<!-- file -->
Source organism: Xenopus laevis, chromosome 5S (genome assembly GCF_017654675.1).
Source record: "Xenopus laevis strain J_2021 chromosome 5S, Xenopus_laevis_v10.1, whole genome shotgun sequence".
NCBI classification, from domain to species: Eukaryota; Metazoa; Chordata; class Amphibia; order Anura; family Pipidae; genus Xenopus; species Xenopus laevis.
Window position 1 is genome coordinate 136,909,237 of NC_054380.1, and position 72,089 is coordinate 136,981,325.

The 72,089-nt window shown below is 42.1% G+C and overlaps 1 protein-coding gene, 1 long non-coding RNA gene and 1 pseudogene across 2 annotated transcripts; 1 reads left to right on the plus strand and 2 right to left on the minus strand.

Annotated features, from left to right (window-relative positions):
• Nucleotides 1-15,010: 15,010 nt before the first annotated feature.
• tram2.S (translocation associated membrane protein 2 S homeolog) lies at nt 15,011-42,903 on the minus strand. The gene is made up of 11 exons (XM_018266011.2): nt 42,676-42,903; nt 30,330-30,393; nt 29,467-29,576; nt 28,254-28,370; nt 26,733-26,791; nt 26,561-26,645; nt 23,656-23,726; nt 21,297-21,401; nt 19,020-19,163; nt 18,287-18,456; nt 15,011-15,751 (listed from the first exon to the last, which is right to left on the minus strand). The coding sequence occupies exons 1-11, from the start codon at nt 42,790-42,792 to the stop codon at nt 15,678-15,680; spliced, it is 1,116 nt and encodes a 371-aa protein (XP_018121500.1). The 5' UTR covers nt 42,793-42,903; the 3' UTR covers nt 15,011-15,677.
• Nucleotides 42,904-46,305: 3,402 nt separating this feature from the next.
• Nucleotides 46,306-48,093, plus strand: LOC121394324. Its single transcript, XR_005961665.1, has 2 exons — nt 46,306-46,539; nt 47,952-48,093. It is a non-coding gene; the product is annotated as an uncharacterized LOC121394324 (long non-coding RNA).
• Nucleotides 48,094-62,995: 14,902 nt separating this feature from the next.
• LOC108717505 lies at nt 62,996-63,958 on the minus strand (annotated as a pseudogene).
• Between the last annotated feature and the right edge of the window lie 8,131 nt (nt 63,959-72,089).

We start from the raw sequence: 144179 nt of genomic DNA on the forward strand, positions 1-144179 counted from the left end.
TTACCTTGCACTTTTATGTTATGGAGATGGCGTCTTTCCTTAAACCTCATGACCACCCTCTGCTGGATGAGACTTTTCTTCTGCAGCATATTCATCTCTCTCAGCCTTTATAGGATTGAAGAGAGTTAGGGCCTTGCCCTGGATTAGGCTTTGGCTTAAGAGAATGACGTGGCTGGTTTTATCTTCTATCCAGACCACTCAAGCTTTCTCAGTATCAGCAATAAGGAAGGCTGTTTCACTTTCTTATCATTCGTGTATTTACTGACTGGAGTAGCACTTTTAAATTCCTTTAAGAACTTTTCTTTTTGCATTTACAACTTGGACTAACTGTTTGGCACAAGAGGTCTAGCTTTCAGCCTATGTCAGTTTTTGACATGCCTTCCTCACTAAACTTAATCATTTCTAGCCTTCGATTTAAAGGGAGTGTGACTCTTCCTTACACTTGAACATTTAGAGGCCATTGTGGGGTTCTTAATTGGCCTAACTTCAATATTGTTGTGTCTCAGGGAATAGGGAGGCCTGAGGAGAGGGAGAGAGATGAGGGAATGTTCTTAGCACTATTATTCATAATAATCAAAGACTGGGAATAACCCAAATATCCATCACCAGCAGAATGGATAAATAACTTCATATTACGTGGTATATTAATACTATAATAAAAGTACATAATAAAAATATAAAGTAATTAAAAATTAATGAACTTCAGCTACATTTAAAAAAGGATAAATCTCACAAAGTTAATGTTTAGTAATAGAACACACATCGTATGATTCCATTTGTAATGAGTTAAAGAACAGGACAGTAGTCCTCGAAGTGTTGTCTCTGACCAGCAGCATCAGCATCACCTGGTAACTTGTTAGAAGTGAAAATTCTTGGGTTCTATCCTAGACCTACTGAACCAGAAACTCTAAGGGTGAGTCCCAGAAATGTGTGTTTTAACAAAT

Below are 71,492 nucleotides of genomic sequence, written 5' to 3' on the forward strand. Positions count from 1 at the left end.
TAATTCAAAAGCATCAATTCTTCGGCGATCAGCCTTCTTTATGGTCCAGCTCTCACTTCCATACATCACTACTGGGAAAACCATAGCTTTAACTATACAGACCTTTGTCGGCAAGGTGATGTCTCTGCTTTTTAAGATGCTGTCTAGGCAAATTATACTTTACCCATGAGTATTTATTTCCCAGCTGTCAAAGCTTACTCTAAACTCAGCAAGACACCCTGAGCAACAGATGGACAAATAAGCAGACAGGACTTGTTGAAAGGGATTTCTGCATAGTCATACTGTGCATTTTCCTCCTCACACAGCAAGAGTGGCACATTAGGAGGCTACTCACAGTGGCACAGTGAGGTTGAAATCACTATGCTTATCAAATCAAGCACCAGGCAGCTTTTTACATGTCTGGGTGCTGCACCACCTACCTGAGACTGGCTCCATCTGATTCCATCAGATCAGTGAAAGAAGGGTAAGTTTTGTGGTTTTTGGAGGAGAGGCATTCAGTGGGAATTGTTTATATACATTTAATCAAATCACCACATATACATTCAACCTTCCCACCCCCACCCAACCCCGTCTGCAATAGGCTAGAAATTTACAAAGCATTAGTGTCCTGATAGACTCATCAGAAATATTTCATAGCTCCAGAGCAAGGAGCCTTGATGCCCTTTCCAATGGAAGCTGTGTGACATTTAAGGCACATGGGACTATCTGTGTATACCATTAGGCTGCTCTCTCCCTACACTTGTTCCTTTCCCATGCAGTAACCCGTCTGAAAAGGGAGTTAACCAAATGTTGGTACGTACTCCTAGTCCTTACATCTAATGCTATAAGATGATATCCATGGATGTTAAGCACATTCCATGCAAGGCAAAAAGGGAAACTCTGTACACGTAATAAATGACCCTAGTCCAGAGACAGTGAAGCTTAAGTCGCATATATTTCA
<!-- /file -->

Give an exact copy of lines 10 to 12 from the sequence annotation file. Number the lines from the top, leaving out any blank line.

• Nucleotides 46,306-48,093, plus strand: LOC121394324. Its single transcript, XR_005961665.1, has 2 exons — nt 46,306-46,539; nt 47,952-48,093. It is a non-coding gene; the product is annotated as an uncharacterized LOC121394324 (long non-coding RNA).
• Nucleotides 48,094-62,995: 14,902 nt separating this feature from the next.
• LOC108717505 lies at nt 62,996-63,958 on the minus strand (annotated as a pseudogene).